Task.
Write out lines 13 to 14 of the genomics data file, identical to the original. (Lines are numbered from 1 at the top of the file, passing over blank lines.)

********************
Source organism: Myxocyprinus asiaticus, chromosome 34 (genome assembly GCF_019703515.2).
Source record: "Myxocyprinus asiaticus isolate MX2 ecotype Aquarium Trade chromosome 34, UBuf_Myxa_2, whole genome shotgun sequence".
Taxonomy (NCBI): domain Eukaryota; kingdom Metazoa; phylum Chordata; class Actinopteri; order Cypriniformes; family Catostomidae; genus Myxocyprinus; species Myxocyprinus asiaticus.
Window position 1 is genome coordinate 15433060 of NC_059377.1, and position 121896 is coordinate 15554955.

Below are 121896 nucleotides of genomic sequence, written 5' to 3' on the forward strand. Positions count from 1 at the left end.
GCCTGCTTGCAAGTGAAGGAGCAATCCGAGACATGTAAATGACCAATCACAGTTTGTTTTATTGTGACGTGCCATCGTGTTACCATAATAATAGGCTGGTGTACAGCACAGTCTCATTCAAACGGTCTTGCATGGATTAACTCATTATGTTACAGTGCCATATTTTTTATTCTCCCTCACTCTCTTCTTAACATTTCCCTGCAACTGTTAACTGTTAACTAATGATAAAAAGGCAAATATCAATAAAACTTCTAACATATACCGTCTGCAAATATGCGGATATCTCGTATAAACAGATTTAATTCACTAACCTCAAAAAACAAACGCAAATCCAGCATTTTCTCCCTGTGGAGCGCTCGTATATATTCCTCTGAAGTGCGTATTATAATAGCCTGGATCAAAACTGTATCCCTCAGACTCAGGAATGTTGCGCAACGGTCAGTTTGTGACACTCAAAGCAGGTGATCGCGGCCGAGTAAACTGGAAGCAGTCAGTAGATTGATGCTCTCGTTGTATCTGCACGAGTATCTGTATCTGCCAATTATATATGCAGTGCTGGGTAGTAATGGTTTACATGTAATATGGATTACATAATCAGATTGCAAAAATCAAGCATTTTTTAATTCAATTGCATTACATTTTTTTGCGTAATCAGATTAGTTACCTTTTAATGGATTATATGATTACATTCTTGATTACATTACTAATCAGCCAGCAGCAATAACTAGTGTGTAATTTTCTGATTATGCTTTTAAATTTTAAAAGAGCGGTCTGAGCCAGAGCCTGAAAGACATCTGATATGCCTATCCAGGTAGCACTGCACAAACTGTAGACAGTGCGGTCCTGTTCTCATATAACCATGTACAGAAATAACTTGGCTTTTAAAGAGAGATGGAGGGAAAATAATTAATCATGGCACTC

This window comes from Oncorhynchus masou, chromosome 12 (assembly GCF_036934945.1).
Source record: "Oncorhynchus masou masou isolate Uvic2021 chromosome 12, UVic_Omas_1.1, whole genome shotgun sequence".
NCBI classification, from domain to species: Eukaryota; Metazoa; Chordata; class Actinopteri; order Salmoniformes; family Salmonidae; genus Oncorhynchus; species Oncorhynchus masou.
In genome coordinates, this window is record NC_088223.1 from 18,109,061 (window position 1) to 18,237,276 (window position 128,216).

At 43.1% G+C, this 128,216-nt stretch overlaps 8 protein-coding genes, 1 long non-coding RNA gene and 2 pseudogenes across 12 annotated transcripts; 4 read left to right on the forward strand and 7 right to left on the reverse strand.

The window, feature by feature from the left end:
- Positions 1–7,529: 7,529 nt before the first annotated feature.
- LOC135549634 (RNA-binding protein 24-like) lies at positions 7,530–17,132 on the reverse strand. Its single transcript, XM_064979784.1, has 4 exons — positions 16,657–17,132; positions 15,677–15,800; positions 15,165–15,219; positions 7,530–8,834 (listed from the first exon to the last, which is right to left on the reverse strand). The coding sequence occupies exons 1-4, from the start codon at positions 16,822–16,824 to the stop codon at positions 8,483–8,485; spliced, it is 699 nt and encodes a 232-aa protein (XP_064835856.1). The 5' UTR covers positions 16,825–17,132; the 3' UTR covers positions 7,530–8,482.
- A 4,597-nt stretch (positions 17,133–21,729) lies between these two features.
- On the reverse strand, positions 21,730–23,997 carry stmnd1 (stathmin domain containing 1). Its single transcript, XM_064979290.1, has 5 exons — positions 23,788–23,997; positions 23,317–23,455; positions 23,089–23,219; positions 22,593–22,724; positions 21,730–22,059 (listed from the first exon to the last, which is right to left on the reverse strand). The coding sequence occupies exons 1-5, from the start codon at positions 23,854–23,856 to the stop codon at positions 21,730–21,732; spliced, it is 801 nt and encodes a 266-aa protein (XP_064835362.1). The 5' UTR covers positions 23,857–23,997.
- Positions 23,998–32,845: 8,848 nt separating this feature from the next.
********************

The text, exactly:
- Positions 1–7,529: 7,529 nt before the first annotated feature.
- LOC135549634 (RNA-binding protein 24-like) lies at positions 7,530–17,132 on the reverse strand. Its single transcript, XM_064979784.1, has 4 exons — positions 16,657–17,132; positions 15,677–15,800; positions 15,165–15,219; positions 7,530–8,834 (listed from the first exon to the last, which is right to left on the reverse strand). The coding sequence occupies exons 1-4, from the start codon at positions 16,822–16,824 to the stop codon at positions 8,483–8,485; spliced, it is 699 nt and encodes a 232-aa protein (XP_064835856.1). The 5' UTR covers positions 16,825–17,132; the 3' UTR covers positions 7,530–8,482.